Apr 20, 2016
Bob Moore said he feels bittersweet about stepping away from the business he and his wife Noreen opened together 37 years ago, but he couldn't be happier with new owners.
Today, Tim Adams and Steve Foster become owners tomorrow afternoon of the Red Osier Landmark Restaurant in Stafford.
Already business partners with Adams Welding and other business interests, Adams and Foster said not only did the restaurant business interest them, they couldn't stand the idea of an outside buyer taking over a local tradition.
"There's no place like," said Adams, who was named Geneseean of the Year for 2013. "It would have been a shame to see it shut down or turned into a Chucky Cheese. That's what people have been saying, it could have become a Chucky Cheese or somebody could have moved it to another location and we would have had another empty building here. It's a special place so it would have been a shame to have it lost."
Foster started working at the Red Osier 20 years ago, straight out of high school, first as a server and working his way up through the ranks as a bartender and in the kitchen before becoming manager 10 years ago.
"The Red Osier is just a special family," Foster said. "We're all family."
Adams and Foster will retain the restaurant's 70 employees.
MooreÂ said he's not retiring, just stepping aside from owning and running his own restaurant. He will serve as a consultant to Adams and Foster as well as his son, who owns another branch of the Red Osier brand, based in Rochester.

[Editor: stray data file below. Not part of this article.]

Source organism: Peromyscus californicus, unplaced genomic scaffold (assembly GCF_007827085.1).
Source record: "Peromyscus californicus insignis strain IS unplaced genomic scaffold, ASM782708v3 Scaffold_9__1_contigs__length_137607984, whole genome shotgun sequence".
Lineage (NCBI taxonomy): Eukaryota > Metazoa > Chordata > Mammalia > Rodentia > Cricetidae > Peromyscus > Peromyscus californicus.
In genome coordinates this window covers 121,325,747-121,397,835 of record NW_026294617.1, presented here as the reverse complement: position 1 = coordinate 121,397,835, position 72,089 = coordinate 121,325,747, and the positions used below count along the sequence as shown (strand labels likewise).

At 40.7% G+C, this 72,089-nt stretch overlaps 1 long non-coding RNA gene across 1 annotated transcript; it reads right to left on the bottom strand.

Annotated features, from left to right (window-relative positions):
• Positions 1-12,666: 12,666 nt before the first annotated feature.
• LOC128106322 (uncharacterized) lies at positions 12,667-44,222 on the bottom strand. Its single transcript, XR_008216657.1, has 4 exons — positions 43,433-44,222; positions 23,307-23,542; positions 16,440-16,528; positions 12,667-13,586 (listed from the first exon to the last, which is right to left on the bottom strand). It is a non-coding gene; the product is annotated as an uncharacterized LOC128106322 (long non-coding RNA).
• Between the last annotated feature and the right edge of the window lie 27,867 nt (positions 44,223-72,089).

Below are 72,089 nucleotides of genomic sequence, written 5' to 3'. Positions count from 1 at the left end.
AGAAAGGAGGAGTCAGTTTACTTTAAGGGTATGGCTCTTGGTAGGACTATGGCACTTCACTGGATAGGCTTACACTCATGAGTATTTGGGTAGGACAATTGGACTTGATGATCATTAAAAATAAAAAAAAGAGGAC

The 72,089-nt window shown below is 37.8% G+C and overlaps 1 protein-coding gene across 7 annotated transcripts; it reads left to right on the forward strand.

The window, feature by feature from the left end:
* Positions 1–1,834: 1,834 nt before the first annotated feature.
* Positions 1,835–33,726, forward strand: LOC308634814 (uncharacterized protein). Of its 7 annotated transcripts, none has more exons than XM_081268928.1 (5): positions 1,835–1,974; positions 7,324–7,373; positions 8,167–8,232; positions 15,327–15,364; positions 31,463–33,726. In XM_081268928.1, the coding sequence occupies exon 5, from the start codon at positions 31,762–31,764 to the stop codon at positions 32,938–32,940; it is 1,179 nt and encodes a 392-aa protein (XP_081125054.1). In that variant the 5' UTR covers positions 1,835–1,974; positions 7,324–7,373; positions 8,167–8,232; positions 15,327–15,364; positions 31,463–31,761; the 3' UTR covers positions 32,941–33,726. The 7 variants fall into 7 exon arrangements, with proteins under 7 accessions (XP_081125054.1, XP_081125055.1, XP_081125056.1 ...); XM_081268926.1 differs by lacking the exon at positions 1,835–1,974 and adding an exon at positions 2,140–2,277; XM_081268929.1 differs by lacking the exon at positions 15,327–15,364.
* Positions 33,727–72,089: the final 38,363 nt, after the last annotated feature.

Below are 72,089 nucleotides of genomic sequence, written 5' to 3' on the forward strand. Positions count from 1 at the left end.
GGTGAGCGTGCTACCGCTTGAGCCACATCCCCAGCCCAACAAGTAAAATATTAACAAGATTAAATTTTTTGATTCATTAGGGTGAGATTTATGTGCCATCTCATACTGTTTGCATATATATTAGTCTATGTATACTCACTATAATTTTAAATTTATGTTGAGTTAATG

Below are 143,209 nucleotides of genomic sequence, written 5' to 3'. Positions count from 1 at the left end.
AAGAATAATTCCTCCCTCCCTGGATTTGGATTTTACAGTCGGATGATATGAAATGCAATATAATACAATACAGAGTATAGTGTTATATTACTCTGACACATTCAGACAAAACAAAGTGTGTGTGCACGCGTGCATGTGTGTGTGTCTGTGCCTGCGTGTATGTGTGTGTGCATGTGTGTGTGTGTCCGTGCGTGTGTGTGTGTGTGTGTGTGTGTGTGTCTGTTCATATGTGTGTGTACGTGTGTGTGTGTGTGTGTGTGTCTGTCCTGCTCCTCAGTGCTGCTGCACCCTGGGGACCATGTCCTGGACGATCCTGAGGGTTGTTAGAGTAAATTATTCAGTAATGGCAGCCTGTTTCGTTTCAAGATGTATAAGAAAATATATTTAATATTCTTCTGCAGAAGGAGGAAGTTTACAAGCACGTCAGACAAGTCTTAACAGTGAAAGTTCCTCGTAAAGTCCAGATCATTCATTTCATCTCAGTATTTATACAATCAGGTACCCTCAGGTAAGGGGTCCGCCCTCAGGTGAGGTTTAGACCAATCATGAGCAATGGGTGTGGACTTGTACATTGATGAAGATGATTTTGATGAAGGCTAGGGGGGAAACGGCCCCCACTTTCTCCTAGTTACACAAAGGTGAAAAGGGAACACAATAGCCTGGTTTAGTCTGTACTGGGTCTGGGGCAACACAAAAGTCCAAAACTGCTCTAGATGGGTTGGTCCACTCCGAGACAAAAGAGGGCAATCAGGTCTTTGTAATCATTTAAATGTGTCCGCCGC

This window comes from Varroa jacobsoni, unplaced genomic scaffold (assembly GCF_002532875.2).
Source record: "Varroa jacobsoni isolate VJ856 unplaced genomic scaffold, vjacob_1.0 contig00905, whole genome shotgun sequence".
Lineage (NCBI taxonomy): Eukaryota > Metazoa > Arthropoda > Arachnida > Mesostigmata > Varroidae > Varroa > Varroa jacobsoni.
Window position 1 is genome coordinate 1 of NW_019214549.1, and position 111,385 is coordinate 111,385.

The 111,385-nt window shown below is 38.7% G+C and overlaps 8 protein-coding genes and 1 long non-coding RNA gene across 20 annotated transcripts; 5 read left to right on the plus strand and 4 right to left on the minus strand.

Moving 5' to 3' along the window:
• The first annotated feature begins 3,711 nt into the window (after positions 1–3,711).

He's excited to see what Adams and Foster will bring to Red Osier.
"That's what we need, young guys, like we were 37 years ago," Moore said. "They're like my wife and I were, full of piss and vinegar."
There won't be substantial changes, but Foster said there is definitely a magic about the Red Osier to be recaptured and they hope to do that with some decor changes to start -- new uniforms, new white table clothes, a regional wine display, historic pictures of the restaurant are a start.
"These guys are full of ideas," Â Moore said. Â "I want to help them implement as much as I can. The place looks beautiful. Wow! What a facelift."
There were eight or nine other potential buyers who looked into the restaurant before Adams and Foster approached him, and he immediately thought they would be a perfect fit to take over his business.
"We couldn't have done better," she said.
Tim Adams ad Steve Foster with Bob and Noreen Moore and a commemorative key Tim and Steve made for them at their metal shop.
Howard Owens, The Batavian